Microstructural characterization of high velocity oxy-fuel sprayed coatings of Inconel 625


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Abstract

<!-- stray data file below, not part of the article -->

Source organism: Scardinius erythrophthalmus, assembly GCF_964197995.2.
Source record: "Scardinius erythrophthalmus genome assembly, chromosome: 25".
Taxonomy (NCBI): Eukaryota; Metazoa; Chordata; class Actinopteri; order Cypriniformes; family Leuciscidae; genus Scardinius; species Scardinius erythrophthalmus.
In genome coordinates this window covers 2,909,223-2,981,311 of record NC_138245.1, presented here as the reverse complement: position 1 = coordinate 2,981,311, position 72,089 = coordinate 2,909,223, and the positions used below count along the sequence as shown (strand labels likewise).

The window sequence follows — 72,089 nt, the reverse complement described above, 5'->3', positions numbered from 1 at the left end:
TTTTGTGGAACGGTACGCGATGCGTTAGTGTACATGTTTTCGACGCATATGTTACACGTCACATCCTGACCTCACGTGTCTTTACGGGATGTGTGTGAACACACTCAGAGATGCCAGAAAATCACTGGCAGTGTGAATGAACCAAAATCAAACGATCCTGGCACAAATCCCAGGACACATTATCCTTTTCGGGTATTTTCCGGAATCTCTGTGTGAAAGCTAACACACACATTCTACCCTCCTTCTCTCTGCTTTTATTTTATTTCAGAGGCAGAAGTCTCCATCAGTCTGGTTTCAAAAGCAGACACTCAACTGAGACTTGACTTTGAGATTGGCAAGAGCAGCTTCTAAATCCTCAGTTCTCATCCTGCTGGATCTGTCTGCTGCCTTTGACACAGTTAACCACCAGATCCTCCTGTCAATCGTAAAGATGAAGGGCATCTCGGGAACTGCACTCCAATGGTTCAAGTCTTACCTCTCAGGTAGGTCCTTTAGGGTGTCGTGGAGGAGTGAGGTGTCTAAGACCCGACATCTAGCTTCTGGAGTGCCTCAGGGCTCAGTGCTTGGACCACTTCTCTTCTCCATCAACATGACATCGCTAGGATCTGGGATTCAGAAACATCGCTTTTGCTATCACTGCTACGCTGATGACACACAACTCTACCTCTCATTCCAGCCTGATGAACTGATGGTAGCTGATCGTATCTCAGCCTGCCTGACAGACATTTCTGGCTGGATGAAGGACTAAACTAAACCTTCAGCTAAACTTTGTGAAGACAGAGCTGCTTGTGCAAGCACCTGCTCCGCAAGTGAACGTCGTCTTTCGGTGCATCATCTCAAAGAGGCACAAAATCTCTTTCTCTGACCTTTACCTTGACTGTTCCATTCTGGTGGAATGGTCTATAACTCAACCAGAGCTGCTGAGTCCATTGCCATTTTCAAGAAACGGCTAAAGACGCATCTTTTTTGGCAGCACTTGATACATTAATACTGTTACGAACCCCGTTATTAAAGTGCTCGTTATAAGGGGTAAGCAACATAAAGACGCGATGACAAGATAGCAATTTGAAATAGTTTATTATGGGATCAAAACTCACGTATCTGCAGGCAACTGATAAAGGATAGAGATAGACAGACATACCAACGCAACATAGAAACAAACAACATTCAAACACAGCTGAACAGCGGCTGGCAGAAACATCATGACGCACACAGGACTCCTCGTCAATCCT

High velocity oxy-fuel (HVOF) thermal spraying is being increasingly used to deposit high quality surface coatings. In the present study HVOF spraying was used to deposit coatings of the Ni-based alloy Inconel 625 onto mild steel substrates and the structure of the sprayed coatings were related to the processing conditions employed. The microstructural characteristics of the deposits were investigated using X-ray diffraction together with optical, scanning electron and transmission electron microscopy. The as-sprayed microstructure was found to consist of Ni-based metallic regions together with oxides exhibiting the Cr2O3 and NiCr2O4 crystal structures. Transmission electron microscopy revealed that although the metallic regions were predominantly highly alloyed, Ni-rich grains (depleted in solute) were also present in all coatings. Three processing variables were examined: oxygen to fuel gas ratio, total gas flow rate in the gun and combustion chamber length. All were found to significantly influence the oxide contents of coatings as measured by X-ray diffraction methods.

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